Conclusion

You see, the question isn’t just “where does our morality come from?” but rather “how do we know our morality is right?”

Either we live in a world of moral absolutes or we don’t. If we don’t, if it is purely subjective - then some people think women should be treated as equals and some don't. Some people like Coke and some prefer Lemonade. Some think abortion is fine and some don't. Some people add milk and sugar to their tea.


If we do live in a world of moral absolutes - then we need something or someone outside of ourselves, someone or thing higher than society, further back than history and unchanging. An Absolute Morality Giver.

Alan Campbell is from Belfast, Northern Ireland. He came to Christ as a young adult and trained for ministry at Bethesda Free Church, Sunderland. Alan ministered in Bethesda as the Associate Pastor until 2019 and now ministers at Union Chapel, Bath. From time to time he teaches at North Cotes (NTM/Ethnos 360) College and The Theological College of North Staffordshire. Alan travels across the UK, Ireland, Europe and the States speaking at universities and equipping churches and campus ministries to share the gospel in a post-modern context. He is passionate about helping the believer to root their identity more and more into the person and work of Jesus Christ. Alan is married to Victoria.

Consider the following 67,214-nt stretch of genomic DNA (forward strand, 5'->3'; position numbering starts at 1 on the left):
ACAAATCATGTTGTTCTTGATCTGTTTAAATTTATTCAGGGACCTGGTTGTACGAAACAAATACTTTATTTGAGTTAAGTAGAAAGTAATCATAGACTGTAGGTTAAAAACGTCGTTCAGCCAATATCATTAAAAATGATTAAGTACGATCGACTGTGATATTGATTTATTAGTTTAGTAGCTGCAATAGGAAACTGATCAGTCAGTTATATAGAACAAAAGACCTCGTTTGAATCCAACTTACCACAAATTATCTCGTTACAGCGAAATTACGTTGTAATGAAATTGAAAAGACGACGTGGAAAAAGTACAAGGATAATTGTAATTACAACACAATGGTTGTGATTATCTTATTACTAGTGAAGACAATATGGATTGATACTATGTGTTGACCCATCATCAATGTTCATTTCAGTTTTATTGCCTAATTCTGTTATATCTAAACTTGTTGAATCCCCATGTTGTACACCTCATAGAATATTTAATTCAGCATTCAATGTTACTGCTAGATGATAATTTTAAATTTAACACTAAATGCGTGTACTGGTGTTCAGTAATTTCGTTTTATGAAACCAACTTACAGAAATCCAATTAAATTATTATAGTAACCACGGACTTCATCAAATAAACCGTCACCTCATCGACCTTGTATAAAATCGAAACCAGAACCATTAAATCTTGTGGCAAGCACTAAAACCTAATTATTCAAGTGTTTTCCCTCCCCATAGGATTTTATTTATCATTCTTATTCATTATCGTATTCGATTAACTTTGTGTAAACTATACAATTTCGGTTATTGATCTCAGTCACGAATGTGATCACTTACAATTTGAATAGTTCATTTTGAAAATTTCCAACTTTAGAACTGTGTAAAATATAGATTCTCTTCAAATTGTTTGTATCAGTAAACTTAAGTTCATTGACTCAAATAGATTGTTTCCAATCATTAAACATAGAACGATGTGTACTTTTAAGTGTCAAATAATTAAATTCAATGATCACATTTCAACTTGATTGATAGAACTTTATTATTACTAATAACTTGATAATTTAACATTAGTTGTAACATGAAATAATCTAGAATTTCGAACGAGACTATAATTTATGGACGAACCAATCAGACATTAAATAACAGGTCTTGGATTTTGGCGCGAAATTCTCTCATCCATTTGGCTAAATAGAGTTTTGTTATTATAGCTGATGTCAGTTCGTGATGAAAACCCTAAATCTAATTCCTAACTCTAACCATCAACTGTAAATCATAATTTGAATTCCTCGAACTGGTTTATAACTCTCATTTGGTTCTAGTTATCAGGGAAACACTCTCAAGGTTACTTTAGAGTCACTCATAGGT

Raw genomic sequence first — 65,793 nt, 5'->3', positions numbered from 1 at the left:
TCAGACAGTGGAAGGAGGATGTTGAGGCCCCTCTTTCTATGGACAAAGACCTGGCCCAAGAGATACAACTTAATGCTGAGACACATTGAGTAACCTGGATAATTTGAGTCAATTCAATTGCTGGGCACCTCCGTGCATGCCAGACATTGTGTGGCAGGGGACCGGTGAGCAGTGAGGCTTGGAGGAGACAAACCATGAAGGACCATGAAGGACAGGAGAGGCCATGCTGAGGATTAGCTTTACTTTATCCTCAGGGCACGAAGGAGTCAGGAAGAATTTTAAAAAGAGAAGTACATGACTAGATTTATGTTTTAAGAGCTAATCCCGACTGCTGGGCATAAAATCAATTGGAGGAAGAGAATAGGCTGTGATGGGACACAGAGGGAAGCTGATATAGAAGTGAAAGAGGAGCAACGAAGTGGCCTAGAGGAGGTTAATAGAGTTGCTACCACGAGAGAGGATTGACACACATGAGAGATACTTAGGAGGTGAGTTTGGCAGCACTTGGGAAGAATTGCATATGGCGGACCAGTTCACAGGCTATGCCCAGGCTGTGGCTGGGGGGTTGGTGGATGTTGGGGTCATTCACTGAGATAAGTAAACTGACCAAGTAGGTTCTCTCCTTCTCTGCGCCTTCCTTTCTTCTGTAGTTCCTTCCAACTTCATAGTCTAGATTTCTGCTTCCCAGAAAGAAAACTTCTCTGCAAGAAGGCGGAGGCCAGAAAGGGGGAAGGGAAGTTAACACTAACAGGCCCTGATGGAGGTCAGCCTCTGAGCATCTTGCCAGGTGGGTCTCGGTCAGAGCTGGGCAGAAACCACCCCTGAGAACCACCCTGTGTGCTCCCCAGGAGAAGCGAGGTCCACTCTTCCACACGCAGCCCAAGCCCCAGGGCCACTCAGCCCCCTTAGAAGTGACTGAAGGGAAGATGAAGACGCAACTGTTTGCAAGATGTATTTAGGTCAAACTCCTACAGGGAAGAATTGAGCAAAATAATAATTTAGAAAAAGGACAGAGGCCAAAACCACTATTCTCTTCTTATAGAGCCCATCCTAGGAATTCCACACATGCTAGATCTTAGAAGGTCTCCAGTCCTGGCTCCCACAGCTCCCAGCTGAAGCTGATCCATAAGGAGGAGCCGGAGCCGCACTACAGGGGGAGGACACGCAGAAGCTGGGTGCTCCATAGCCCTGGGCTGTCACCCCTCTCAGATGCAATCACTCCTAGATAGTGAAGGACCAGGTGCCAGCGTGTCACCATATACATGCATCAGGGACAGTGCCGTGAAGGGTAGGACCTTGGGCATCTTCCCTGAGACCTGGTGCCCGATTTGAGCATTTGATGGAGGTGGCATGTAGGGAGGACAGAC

Click here for Part 1 - Paper Bags in the Rain

Click here for Part 2 - Sand in Your Pockets

Click here for Part 3 - The Shoe Fits

Click here for Part 4 - Sir, there is a Rabbit in your Hat

Click here for Part 5 - The Brief on Unbelief

Click here for Part 6 - Where Shall I Hang My Hat?

Click here for Part 7 - I'm Only Human After All

Click here for Part 8 - The Prodigal West

Click here for Part 9 - The Gospel Worldview Filter

Click here for Part 10 - Bright and Salty

Click here for Part 11 - Moral Absolute(ly Not)s

Click here for Part 12 - Peaking through the Letterbox